that made shade where there was no shade,

added the tapping sound of the rain to our ears.

In the rain the petunias held up, the strangeness

of fragile stem and bright petals, the violet inviolate

it seemed, under the rain that fell until the slurping

was like a tongue going up and down some part of me

I will not name here, not on this page, not in this light.


The slurping like the slurping today, here in this place

where I have barricaded myself for ten years, the bars

on the windows, the back wall a solid stack of giant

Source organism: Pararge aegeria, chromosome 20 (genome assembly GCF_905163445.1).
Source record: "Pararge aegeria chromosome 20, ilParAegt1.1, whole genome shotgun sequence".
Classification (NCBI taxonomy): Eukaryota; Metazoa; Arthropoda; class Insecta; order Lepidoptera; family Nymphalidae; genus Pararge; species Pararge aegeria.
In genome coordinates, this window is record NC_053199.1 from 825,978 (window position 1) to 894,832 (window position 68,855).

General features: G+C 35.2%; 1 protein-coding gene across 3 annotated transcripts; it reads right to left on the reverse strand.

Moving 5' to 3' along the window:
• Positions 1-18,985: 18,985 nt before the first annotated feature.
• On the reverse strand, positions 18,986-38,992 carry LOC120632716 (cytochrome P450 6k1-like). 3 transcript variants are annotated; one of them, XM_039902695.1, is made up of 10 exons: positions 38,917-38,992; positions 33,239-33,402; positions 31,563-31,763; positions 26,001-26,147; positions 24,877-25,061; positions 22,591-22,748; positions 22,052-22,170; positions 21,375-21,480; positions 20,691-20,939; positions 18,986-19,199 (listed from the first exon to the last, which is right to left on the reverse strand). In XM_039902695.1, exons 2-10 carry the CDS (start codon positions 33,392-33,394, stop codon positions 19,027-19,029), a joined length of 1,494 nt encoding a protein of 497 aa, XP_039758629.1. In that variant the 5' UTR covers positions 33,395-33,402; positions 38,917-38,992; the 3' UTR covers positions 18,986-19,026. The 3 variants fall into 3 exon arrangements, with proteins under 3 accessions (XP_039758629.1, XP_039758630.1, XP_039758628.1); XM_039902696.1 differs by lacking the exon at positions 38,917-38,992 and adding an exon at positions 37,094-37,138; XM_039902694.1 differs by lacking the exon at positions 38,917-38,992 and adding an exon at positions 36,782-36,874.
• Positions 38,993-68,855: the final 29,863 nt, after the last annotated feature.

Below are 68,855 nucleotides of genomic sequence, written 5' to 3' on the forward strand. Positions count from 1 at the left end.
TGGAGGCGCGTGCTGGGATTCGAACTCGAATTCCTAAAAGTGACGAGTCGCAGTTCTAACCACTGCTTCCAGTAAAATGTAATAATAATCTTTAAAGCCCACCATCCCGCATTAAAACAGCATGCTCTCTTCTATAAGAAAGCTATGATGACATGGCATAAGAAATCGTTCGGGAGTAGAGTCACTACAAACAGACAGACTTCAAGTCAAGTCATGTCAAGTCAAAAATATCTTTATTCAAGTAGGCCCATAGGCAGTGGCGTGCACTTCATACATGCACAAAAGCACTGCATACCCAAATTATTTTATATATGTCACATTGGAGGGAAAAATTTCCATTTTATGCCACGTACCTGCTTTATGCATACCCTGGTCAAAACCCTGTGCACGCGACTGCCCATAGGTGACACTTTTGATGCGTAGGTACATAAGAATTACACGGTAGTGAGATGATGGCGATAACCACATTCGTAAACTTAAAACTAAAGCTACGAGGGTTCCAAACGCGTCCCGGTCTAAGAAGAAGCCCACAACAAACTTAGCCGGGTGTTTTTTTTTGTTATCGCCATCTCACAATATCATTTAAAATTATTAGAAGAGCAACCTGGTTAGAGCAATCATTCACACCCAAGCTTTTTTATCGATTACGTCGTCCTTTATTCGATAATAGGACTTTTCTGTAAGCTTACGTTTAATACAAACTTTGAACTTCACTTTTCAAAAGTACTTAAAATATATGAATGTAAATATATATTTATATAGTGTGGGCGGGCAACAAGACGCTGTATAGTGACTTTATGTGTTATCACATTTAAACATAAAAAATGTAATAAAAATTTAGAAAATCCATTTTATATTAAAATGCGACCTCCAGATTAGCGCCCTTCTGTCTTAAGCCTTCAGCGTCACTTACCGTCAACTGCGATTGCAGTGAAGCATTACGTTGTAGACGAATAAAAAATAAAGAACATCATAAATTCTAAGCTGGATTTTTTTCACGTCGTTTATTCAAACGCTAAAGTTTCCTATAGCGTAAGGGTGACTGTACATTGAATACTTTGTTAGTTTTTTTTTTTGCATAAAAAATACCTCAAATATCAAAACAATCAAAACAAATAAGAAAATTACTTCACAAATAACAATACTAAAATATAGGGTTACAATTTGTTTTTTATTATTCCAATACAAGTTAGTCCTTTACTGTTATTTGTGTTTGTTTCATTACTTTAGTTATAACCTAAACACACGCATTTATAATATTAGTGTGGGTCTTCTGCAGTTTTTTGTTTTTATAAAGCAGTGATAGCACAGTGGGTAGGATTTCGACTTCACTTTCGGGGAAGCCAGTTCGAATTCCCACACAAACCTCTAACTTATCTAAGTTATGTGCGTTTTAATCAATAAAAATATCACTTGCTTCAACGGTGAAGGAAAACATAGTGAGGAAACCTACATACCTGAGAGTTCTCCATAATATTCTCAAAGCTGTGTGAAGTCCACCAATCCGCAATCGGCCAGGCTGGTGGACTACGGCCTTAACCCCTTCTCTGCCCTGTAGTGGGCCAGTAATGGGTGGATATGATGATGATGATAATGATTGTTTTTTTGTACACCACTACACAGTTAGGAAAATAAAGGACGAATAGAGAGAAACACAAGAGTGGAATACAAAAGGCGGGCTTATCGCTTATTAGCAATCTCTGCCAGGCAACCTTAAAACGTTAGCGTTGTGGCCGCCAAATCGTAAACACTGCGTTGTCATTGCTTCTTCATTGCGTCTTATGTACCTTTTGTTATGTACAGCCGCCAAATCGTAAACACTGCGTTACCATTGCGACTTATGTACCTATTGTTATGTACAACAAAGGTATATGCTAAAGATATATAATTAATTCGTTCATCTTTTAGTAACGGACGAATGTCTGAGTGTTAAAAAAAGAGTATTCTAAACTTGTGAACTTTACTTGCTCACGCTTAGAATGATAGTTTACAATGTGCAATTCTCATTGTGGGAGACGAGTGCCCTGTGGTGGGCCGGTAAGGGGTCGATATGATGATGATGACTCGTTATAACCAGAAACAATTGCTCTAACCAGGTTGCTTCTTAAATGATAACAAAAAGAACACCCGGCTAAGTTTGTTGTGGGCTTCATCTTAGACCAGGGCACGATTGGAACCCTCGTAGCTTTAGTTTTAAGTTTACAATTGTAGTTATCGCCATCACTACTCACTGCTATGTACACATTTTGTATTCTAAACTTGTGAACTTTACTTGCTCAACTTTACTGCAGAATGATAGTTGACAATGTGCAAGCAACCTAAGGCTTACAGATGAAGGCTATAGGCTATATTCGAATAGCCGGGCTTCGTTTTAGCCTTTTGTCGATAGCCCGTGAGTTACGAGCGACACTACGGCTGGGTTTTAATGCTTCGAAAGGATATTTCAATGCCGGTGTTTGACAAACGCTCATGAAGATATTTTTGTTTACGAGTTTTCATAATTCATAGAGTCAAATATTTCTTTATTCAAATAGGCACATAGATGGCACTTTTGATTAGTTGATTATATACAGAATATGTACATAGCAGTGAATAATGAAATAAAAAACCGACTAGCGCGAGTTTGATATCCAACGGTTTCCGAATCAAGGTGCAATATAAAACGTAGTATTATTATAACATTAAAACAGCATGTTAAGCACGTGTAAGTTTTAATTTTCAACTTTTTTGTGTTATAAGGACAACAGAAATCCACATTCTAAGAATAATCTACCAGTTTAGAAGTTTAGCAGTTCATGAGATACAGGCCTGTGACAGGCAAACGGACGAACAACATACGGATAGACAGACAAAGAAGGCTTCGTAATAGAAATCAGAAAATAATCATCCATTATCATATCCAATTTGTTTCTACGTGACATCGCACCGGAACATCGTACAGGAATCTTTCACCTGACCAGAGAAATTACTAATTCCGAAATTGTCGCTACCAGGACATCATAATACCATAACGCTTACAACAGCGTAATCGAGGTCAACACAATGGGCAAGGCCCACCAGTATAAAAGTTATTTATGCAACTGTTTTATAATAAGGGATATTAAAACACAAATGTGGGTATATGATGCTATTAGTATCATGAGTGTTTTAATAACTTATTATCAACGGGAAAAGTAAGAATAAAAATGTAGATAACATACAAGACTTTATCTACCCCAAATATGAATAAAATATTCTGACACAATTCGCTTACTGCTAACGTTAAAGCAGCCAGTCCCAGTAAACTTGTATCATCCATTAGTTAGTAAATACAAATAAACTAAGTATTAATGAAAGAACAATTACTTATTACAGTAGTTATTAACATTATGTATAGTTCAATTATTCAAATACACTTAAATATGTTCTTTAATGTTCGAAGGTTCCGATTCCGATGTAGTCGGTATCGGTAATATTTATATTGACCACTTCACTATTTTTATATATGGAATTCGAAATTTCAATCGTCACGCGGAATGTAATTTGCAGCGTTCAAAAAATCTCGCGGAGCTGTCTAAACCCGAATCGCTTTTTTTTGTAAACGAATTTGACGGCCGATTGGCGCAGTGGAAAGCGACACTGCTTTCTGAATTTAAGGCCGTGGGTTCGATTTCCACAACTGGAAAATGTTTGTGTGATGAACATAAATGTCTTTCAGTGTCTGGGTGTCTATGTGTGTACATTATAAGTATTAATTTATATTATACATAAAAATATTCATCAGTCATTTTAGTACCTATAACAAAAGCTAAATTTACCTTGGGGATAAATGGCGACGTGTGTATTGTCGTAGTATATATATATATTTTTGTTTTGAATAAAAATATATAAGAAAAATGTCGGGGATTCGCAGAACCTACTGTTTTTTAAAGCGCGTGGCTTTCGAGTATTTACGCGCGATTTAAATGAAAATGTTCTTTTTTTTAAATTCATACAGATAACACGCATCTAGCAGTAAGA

stone bricks set before your mother was born, secure

now, I listen to the rain, how it is kept away from me.


If I choose to walk in it, this glory as natural

as undisturbed sex in undisturbed lives, it will feel

and smell like something welcome, something I want--

had I not been undressed, had I not been handled

in the dark and made to know an evil wetness.


At night I wonder how deep my sleep would be

had you known I was in danger and saved me.


"Petunias" from the Government of Nature by Afaa Michael Weaver, ©2013. Reprinted by permission of the University of Pittsburgh Press.